My approach for active crossovers and/or EQ circuits is to take an existing circuit from anywhere (Linkwitz website for example), stick it in a circuit analysis program (such as SPICE), scale the key part values to get the exact frequency and amplitude characteristics I want, verify the changes with the SPICE program, build it, verify it on the bench, hook it up to the system, set relative levels using a calibrated mic and pink noise, and I'm probably done enough. The higher slope rates mean drivers don't need to operate in areas of frequency where they don't work well, and phase related issues at the crossover frequencies (lobing, combfilter effects, group delay anomalies) are damaging over a much smaller percentage of frequency range (half octave instead of several octaves).


My approach for designing and calibrating a passive crossover network is as follows:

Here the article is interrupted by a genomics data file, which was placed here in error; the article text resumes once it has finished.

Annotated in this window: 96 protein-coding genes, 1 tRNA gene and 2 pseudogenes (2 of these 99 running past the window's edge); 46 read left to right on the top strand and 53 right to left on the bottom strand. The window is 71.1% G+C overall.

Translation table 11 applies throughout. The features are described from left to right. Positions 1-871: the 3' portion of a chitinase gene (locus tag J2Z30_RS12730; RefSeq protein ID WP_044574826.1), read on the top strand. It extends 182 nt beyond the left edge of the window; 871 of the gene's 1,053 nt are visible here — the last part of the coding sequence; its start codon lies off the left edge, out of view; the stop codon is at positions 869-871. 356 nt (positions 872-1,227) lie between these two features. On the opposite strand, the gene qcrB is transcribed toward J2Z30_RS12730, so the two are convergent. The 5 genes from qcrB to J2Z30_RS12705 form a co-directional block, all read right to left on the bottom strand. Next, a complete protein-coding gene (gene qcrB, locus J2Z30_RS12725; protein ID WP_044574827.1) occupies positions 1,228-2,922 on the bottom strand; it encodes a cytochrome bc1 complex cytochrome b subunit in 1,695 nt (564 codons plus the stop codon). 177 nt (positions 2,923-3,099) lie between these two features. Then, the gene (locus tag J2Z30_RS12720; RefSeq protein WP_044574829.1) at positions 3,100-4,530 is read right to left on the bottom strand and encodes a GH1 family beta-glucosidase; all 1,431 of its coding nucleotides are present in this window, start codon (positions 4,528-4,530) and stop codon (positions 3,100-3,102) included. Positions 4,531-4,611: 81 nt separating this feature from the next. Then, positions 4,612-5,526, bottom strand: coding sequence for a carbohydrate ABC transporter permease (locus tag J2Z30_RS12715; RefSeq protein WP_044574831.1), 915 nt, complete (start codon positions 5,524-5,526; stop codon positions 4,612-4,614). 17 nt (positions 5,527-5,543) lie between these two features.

Select drivers that have a relatively flat frequency response over the range you want to use them. Think about power handling capability and off axis resonse. This should be helpful in choosing where in frequency you want to roll off one driver and bring in the next.

Measure the frequency response and impedance curve of each driver if possible. Published specs and graphs can be fairly accurate, but I consider them to be approxiamte. Impedance usually varies significantly with frequency, and is likely to throw off any calculations for crossover part values substantially if you just use the "nominal" impedance rating. A five inch woofer I had was nominally rated at 8 ohms, but measured 15 ohms at 5kHZ (where it started mechanically rolling off), where I had planned to cross it over to a tweeter. My calculations would have been WAY off if I had not measured the impedance at 5kHZ. Published graphs are better than nothing, but are always questionable.